In the previous chapters, we've applied linear regression on the dataset without any concern for the reliability of the modeling methodology. However, linear regression is not a magic tool that works all the time on all datasets. Imagine fitting a linear model over a dataset like this one.
In fact, the data must verify five assumptions for linear regression to work:
Two conditions on the predictors and outcome:
Linearity: the data has to be somewhat linear.
Collinearity: the predictors are not correlated.
And three conditions on the residuals of the regression:
Autocorrelation: the residuals are not correlated to one another.
Normality: the residuals must be normally distributed.
Homoscedasticity: the variance of the residuals is stable (the inverse is called heteroscedasticity!)
Where do these conditions come from?
As you will see in the next chapter on maximum likelihood and ordinary least square, finding the coefficients of regression is the result of a series of mathematical operations. These operations consist, for the most part, of matrix manipulation (inversion, multiplications, etc.), and derivatives, sprinkled with logs and other calculus functions. Each mathematical step is made possible thanks to specific mathematical theorems that rely on the variables to have certain properties. It's these properties that you need to look at before applying linear regression.
Realworld data rarely plays nice, and most of the time, these assumptions are not fully met. In certain cases, this can have a significant impact on the results of the regression and skew its interpretation. Fortunately, there are ways to make the data more docile and regressionfriendly.
In this chapter, we will go over each one of these assumptions, investigate what happens when they are not met, and provide remedies. Let's start with the first assumption.
1) Linearity
The linear relationship assumption states that the relationship between the outcome and predictor variables has to be linear. This is a bit of a chicken and egg statement. Since you're using linear regression, you need the data to be linear so it can produce good results.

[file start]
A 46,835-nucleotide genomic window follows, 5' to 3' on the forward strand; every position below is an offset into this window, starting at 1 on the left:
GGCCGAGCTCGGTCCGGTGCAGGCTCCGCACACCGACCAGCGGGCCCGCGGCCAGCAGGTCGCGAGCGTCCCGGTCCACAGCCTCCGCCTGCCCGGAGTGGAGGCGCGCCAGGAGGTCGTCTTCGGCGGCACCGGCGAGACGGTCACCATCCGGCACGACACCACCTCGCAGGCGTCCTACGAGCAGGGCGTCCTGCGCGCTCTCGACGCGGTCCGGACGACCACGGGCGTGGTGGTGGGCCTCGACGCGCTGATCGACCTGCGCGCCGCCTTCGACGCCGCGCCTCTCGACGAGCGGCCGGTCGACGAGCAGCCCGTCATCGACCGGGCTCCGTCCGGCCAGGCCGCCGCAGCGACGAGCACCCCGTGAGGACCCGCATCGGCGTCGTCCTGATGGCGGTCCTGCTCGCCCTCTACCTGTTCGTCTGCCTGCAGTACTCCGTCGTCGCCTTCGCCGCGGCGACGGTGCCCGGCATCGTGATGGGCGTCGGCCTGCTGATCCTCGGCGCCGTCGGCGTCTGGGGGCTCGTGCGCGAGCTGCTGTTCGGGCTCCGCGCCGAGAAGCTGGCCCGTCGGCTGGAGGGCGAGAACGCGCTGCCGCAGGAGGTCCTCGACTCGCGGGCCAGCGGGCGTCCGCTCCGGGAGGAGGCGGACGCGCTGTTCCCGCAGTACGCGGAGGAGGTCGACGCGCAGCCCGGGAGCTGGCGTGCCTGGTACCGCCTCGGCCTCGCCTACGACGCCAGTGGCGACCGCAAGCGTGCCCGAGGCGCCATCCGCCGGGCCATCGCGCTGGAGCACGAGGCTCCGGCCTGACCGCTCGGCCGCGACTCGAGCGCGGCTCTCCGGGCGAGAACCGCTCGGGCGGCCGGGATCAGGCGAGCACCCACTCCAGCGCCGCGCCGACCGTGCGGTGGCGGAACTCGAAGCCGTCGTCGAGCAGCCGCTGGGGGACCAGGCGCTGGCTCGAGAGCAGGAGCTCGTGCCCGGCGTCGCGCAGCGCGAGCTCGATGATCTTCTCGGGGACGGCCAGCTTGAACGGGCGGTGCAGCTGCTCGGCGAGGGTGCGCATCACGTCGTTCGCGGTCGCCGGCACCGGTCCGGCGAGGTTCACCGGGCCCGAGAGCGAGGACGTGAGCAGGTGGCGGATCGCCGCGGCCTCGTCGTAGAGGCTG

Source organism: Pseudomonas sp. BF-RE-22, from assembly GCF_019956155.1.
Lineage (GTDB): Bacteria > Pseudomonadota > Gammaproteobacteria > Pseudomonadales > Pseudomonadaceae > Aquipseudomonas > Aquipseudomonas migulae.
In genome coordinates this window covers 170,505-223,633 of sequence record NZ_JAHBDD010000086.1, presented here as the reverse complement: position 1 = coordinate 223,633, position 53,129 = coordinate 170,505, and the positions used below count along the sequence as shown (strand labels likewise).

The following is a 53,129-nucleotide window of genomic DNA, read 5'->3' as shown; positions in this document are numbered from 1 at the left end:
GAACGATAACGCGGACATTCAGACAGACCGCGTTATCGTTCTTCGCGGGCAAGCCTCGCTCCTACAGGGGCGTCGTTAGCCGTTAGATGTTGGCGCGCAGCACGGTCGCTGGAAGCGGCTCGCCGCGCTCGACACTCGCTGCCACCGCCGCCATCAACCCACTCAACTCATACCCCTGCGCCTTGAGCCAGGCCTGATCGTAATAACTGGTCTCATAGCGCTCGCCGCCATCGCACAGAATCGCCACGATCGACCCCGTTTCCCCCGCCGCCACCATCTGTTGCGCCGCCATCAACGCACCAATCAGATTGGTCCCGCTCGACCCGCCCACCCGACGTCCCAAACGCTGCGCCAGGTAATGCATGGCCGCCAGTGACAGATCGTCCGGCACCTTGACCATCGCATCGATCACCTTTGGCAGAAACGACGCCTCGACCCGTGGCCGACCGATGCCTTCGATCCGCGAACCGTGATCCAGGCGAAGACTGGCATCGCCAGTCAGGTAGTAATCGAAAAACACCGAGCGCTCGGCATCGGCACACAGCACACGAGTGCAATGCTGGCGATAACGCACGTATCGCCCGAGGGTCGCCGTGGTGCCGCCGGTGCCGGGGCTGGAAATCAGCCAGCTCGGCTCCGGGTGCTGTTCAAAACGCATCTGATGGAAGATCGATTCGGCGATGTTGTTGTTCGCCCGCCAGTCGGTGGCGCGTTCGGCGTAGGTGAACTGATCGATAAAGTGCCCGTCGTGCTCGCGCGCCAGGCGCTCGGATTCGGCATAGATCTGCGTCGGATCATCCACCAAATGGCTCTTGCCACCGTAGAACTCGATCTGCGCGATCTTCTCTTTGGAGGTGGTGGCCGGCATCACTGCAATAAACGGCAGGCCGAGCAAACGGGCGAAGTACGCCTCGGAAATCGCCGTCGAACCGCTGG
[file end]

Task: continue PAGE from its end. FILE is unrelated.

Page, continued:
Testing for Nonlinearities With a Graph
That said, the easiest way to test for linearity between each predictor and the outcome is to plot the predictor versus outcome scatter plots one by one.
In the advertising dataset, the scatter plot of the outcome sales versus the predictor TV shows a definite nonlinear relationship. As you can see in the following plot, the bottom left shows a distinct curve. The plot looks as if some smoke is erupting, and the wind is making it drift to the right.
Applying a Correction
To correct that nonlinearity, apply a nonlinear transformation to the variable of interest. The usual transformations are simple functions like log, sqrt, square, inverse, etc.
In our particular case, taking the square root of the TV variable will "redress" the graph, and display a more linear relationship: $\$\backslash (Sales\; \backslash sim\; \backslash sqrt\{TV\}\backslash )\$$
Since we modified the predictor $\$\backslash (TV\backslash )\$$ into $\$\backslash (\backslash sqrt\{TV\}\backslash )\$$ , we can compare the two models. The model $\$\backslash (Sales\; \backslash sim\; \backslash sqrt\{TV\}\backslash )\$$ shows slightly better results than the original $\$\backslash (Sales\; \backslash sim\; TV\backslash )\$$ model.
Model  Rsquared  Loglikelihood  t